Most seniors suffer from fall-related injuries in their homes. It is for this reason why fall prevention needs to be designed in a home where there is an elderly person. The elderly can suffer broken hips and fractures from a simple fall basically bones weaken as a person ages. And some of these falls can be life-threatening.
This checklist has outlined some of the changes and adjustments you can make in a home to improve safety for a senior.
Safety for Seniors in All Rooms
There should be easy to maneuver traffic patterns in the home. This means no furniture or tables to get in the way. Boxes should be removed from traffic patterns and electric and phone cords should be maintained close to the walls. Hallways should also be clutter free.
Many seniors fall trying to reach for items that are high up, using a step stool to get to items out of reach. Household appliances, bed covers, and clothing should be stored at a height where they can be easily reached, preferably about waist high. While reaching for items can cause a fall, so can bending down to retrieve something as it is not uncommon for seniors to become dizzy when standing up.
If there is a stairway in the house, make sure it is equipped with securely fastened handrails. Consider the removal of any carpet on the staircase and replacing it with rubber, non-slip pads. Alternatively, confirm that the carpet is firmly fastened to the stairs. To make the steps easier for a senior to see, add brightly colored reflective adhesive tape to the edge of each step.
All flooring needs to be even. Any carpets or rugs should be removed if it is frayed, or fastened with tacks if they have to remain. While wall to wall carpeting is fine, it is easy to trip on the edge of a decorative or throw rug. You can alternatively use non-skid pads on the flooring to help with fall prevention.
Many falls happen in the bathroom. The bathtub needs to be easy for a senior to get into and out of. The addition of grab bars to the shower walls is an easy and excellent way to increase safety in the home. The soap dish should be within easy reach. As an alternative, use a wall mounted dispenser of liquid soap so there is no concern about the bar of soap being dropped and the senior falling as she tries to retrieve it. Use a non-slip mat in the tub and any rugs in the bathroom should have a non-slip backing. If that is not possible, put a non-slip mat just outside the tub. Install a bolted rod for the shower, one that will hold a person’s weight in case it is grabbed to prevent a fall.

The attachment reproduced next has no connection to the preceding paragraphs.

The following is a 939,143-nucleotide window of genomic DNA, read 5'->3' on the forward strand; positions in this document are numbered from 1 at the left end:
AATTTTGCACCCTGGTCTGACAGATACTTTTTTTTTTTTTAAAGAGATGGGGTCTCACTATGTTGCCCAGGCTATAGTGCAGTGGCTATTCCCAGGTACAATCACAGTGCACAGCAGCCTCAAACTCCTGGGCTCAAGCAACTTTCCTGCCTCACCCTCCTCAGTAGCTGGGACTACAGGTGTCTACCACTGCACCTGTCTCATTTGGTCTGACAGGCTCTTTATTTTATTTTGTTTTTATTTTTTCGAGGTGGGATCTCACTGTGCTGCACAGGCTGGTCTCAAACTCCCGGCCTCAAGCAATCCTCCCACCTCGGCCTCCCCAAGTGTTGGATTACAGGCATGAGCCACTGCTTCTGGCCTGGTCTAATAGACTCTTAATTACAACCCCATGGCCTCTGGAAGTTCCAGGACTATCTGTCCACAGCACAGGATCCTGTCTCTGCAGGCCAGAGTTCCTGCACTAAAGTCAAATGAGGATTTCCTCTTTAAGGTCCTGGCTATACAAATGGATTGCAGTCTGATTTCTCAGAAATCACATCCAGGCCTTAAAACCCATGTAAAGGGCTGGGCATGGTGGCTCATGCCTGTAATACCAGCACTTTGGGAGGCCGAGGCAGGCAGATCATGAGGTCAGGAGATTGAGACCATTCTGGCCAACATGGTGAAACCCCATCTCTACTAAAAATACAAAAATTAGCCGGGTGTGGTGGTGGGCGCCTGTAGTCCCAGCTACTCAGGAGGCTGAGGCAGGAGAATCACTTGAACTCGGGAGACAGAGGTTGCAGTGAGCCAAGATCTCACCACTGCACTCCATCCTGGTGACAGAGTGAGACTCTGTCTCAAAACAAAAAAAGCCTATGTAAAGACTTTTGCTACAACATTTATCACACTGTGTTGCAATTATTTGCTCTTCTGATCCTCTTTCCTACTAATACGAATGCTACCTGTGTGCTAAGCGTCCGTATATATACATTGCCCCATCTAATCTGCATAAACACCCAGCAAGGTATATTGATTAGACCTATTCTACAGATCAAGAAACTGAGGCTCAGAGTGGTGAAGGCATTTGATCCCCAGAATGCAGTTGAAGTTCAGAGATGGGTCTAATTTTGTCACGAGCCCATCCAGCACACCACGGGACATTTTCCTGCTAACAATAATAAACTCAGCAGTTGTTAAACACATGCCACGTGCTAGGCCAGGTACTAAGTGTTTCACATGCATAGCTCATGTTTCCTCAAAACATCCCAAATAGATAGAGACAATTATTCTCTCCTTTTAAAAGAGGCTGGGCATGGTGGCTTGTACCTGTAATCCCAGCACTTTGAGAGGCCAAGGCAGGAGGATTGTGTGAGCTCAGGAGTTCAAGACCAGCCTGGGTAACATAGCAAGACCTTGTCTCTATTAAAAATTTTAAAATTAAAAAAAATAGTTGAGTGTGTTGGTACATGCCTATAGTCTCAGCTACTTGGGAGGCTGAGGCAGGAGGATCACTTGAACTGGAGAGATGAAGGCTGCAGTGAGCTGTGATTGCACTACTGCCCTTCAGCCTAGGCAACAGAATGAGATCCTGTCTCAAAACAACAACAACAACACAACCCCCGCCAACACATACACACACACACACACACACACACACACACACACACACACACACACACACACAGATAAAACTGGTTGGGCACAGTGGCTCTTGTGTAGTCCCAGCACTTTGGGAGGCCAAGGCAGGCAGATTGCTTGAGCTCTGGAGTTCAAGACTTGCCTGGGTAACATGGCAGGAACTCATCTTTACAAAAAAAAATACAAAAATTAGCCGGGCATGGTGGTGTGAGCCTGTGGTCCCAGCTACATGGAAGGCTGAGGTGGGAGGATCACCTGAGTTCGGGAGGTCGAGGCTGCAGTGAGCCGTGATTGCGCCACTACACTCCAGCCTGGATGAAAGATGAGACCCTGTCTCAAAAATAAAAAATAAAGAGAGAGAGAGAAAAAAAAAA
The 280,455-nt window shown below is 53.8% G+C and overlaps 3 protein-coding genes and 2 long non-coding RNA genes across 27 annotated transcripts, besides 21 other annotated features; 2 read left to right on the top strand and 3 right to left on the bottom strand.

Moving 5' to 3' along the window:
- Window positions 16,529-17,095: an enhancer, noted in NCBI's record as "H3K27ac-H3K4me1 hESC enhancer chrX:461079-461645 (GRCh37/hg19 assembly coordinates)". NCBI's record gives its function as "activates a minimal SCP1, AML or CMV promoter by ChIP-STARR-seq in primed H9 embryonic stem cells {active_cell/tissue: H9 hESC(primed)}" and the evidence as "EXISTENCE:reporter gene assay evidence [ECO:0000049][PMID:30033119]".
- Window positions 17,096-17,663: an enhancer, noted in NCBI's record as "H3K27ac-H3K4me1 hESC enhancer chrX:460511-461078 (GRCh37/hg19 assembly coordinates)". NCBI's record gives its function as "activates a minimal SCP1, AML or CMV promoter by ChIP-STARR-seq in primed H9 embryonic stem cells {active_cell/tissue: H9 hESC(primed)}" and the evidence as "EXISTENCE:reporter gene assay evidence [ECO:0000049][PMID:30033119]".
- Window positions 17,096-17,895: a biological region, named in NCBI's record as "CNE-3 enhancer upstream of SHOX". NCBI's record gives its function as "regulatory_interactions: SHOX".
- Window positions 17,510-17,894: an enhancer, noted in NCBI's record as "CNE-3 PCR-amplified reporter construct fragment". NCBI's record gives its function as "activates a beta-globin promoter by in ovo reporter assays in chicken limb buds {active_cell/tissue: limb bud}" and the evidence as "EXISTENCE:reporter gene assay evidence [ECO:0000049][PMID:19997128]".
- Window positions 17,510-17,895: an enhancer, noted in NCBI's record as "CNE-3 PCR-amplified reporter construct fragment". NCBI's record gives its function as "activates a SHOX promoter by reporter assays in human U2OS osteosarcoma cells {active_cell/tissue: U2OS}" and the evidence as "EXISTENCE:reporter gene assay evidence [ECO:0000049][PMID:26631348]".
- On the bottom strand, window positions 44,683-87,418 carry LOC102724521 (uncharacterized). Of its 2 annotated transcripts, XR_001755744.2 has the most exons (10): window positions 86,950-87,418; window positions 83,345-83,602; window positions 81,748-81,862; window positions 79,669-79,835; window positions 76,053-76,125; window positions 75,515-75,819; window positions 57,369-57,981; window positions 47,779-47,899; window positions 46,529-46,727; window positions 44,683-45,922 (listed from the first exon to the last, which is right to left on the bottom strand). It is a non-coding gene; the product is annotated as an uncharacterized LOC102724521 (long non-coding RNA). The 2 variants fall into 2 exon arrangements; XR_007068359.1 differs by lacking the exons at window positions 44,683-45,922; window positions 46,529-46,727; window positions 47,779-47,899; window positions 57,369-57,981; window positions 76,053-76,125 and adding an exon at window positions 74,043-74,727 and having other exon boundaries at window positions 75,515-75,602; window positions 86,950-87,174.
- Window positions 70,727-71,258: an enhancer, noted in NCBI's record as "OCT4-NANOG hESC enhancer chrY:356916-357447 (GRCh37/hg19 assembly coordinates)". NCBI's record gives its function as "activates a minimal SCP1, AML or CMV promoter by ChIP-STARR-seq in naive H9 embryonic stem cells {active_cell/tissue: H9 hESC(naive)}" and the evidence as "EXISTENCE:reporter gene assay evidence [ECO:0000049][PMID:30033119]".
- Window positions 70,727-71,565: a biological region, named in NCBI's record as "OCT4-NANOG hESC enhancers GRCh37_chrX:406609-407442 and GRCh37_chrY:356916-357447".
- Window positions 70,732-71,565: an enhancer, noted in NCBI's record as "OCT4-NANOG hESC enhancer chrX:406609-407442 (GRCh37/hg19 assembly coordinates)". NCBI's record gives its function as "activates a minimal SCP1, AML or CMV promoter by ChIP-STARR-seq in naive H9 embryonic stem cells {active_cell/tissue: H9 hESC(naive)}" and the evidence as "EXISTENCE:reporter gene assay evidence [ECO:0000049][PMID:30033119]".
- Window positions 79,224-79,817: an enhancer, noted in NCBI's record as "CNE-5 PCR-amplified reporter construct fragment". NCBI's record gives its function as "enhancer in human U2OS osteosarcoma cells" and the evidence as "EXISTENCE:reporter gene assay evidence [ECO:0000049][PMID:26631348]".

Frequently used utensils should be within easy reach. If a step stool is needed in the kitchen, it should be one that has a sturdy grab bar. The installation of lazy Susan trays in the cabinets makes it easier for the senior to reach all of the cabinet items, without having to resort to standing on a stool. In lower cabinets, this type of storage will bring items within easy bent-over reach, making it unnecessary for the elderly to get down on their knees to reach an item in the back, and then have to get standing again. If the senior is unsteady, this getting down and then getting up motion can lead to falls.
Entire Household Lighting
Every room in the house should be brightly lit. This includes rooms, stairways and hallways. Using light motion sensors is a very good option, providing light as soon as the senior moves into range. This way there is no need to be reaching for light or lamp switches which might be out of range. In hallways and staircases, there should be light switches at both ends. The lighting should be uniform throughout the home. If there is different lighting throughout the house, it can disorient the elderly, leading to falls.
Outside the House
Access to the home should be clear and accessible. Uneven sidewalk joints should be repaired. Railings should be installed by all stairs. Arrangements should be made so that any snow, ice or leaves are removed quickly from walkway and stops. Outside lights should be bright and cover any pathways and stops. The outside of the house is another area where the installation of motion sensor lights is an excellent option for safety and fall prevention for elderly residents.